As Chron’s managing editor, I firmly believe that every Houstonian — nay, every American — should read every single article we publish every day.
But it’s been a crazy year. I get it. It’s OK if you didn’t read these stories — which tell the tale of our quirky city via poignant personal essays, deep dives into Houston history and profiles of inspiring Houstonians — when they were originally published.
You should definitely read them now, though.
Fans rush the Astrodome beer vendors during a 1974 “Foamer Night,” in which fans are treated to free beer if an Astros player bashes a home run when the foamer light is illuminated.
Did you know that once upon a time, the Astros were so bad and so desperate for fans that they offered free beer in the Astrodome on the unlikely occasion that a player hit a home run?
We like to claim Houston is the best city in Texas and defend it zealously.
Billy Smith II, Staff / Houston Chronicle
This should be required reading for every new Houstonian (Newstonian?). Except they’ll probably still be asked where they went to high school.
Larry Callies, owner of the Black Cowboy Museum in Rosenberg, Texas.
Black cowboys may be severely underrepresented in historical recounts, but the work of Larry Callies, the owner of the Black Cowboy Museum in Rosenberg, Texas, keeps the undeniable contributions of early African American cowboys alive.
Rothko Chapel’s interior and new skylight.
“I glanced up, taking in the brush strokes and the subtle changes in the black paint across the canvases. I remembered again how long it had been since I had sat with others in a place like this.
“I stopped focusing on what I was supposed to feel and began focusing on just feeling in general. So much of the past few months had been spent with gritted teeth, muscling through another day, week, month despite everything happening. I was tired of buckling down. I wanted to feel something, even if it was for just 30 minutes before walking out and continuing on.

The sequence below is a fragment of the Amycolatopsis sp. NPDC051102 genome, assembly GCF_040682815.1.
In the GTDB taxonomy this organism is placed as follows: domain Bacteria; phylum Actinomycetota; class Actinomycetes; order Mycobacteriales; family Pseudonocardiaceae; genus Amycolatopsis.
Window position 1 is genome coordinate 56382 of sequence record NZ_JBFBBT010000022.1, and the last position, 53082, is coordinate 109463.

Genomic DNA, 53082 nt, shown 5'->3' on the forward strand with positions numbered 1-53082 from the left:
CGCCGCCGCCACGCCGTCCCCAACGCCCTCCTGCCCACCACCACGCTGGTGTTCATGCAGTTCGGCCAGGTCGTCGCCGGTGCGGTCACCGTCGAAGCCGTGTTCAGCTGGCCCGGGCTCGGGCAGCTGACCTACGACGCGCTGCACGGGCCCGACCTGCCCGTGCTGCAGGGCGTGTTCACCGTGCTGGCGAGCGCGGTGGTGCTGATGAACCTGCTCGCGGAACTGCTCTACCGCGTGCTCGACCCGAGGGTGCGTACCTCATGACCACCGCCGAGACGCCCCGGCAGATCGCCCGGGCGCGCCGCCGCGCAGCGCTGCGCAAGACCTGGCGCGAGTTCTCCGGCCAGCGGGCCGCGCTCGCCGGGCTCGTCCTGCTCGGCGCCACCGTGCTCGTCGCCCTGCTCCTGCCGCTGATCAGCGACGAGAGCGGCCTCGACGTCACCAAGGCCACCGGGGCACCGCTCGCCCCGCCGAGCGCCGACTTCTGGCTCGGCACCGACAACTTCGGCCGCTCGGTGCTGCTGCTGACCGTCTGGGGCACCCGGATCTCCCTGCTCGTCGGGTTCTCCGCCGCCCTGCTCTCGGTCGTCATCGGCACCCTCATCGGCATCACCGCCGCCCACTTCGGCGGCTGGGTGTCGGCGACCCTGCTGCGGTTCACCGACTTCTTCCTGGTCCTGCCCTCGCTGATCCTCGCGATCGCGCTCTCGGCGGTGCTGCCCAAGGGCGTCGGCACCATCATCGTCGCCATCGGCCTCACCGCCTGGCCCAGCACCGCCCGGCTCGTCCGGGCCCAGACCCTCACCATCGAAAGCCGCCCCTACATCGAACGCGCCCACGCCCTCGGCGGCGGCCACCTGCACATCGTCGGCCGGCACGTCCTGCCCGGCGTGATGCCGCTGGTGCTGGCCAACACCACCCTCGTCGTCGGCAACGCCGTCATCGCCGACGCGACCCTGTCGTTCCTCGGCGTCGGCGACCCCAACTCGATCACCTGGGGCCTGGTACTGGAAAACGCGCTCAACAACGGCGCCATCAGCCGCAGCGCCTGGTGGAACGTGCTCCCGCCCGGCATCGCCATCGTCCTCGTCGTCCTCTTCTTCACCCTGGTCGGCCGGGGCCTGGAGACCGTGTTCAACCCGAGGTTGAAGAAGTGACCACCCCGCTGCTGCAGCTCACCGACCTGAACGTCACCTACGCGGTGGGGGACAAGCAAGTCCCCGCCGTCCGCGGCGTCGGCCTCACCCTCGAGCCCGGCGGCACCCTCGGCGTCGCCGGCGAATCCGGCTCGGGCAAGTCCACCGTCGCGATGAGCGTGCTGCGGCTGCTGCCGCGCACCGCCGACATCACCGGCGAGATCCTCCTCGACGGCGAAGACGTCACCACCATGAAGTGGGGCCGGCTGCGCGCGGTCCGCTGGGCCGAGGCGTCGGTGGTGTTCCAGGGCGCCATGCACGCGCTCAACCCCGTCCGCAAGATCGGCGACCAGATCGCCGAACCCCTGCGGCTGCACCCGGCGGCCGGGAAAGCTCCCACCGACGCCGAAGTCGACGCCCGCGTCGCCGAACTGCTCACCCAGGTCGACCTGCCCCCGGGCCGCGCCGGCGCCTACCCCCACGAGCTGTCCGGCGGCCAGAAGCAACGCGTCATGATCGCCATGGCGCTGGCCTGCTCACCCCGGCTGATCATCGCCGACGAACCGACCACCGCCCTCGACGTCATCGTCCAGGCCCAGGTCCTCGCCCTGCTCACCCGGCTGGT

“And slowly, I felt some of my tension begin to unspool.”
Memo’s Record Shop has been a longstanding staple of the East End whose owner, Guillermo “Memo” Villarreal, is admired by many across the city for his knowledge and love of Latin music that he’s shared for over 50 years.
Courtesy: Guiillermo Memo Jr. Villarreal
Houston’s only record shop dedicated exclusively to Latin artists, Memo’s has stood the test of time since opening in 1968 along 75th street in the East End.
“Girlfriends,” UPN’s comedy about four single women has been called the Black “Sex and the City.”
Al Seib/Los Angeles Times via Getty Imag
“Moesha, The Game, Girlfriends and Sister, Sister are already available for streaming — and I’ve been enjoying them all since they were released. Still to come is Half and Half, One on One and The Parkers.
“These shows give the Black community, especially women, something to relate to in terms of friendships, dating, marriage, career and family. It’s not every day we see positive, witty shows that were made by and for us.”
Ettin Games, a tabletop and board game store off FM 1960 in Humble, is open for business and hosting D&D groups like Odium Propius for dungeon campaigns and other tabletop games despite an ongoing pandemic.
Even during a global pandemic, this Dungeons and Dragons group in Humble plays on.
Frandy Voltaire, 23, has longed dreamed of being a tattoo artist, and she recently opened a new shop in the Houston area.
ATL photographer BDot Wilkins
Tattoo artist Frandy Voltaire makes it her mission to help others hide the scars they inflicted during what was likely the toughest point in their life.
Dancers at UniverSoul Circus.
Marcy de Luna
Back on the road during the pandemic, the circus, part of an industry that thrives on spectacle and audience reaction, has had to make adjustments.
Galveston resident Joshua Ojeda collects retro drinking devices emblazoned with nostalgic images and steeped in colorful history.
What do Taco Bell, the Houston Rockets, Donald Trump and Shaquille O’Neal have in common? A plastic cup pointed Galveston resident Joshua Ojeda to the answer.
Ivy Walls is a 26-year-old farmer living in Sunnyside, Houston.
Ivy Walls saw the “food swamp” in Sunnyside. So she quit her job and became a farmer to fight it.
Madeline Baggett stands next to her family’s Little Free Library in Oak Forest.
“During these challenging times, a Little Free Library can also stand as a beacon of hope in a community, signaling that we’re all in this together, even when we have to be apart.”
Isabel Longoria is Harris County’s first elections administrator.
Jill Karnicki, Houston Chronicle / Staff photographer
Isabel Longoria is Harris County’s first elections administrator, and who you should thank for implementing 24-hour voting in Harris County for the 2020 presidential election.
The Houston Forum
Source : chron.com